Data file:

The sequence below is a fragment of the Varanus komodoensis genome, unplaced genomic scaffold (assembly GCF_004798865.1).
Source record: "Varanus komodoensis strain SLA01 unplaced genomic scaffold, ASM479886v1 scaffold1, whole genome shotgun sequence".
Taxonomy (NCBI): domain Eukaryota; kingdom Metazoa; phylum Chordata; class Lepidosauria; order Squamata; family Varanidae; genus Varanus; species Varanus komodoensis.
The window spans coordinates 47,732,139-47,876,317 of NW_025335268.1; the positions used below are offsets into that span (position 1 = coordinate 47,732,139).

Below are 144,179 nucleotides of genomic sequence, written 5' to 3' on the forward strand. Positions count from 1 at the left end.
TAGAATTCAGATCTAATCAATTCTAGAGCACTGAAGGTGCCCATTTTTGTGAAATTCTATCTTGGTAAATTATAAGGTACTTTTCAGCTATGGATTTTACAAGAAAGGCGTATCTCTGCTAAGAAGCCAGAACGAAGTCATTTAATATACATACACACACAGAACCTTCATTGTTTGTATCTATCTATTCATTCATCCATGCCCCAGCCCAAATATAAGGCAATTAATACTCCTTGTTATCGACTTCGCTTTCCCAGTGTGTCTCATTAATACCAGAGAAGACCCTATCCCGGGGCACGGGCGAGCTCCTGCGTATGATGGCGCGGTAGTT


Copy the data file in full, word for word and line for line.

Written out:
The sequence below is a fragment of the Varanus komodoensis genome, unplaced genomic scaffold (assembly GCF_004798865.1).
Source record: "Varanus komodoensis strain SLA01 unplaced genomic scaffold, ASM479886v1 scaffold1, whole genome shotgun sequence".
Taxonomy (NCBI): domain Eukaryota; kingdom Metazoa; phylum Chordata; class Lepidosauria; order Squamata; family Varanidae; genus Varanus; species Varanus komodoensis.
The window spans coordinates 47,732,139-47,876,317 of NW_025335268.1; the positions used below are offsets into that span (position 1 = coordinate 47,732,139).

Below are 144,179 nucleotides of genomic sequence, written 5' to 3' on the forward strand. Positions count from 1 at the left end.
TAGAATTCAGATCTAATCAATTCTAGAGCACTGAAGGTGCCCATTTTTGTGAAATTCTATCTTGGTAAATTATAAGGTACTTTTCAGCTATGGATTTTACAAGAAAGGCGTATCTCTGCTAAGAAGCCAGAACGAAGTCATTTAATATACATACACACACAGAACCTTCATTGTTTGTATCTATCTATTCATTCATCCATGCCCCAGCCCAAATATAAGGCAATTAATACTCCTTGTTATCGACTTCGCTTTCCCAGTGTGTCTCATTAATACCAGAGAAGACCCTATCCCGGGGCACGGGCGAGCTCCTGCGTATGATGGCGCGGTAGTT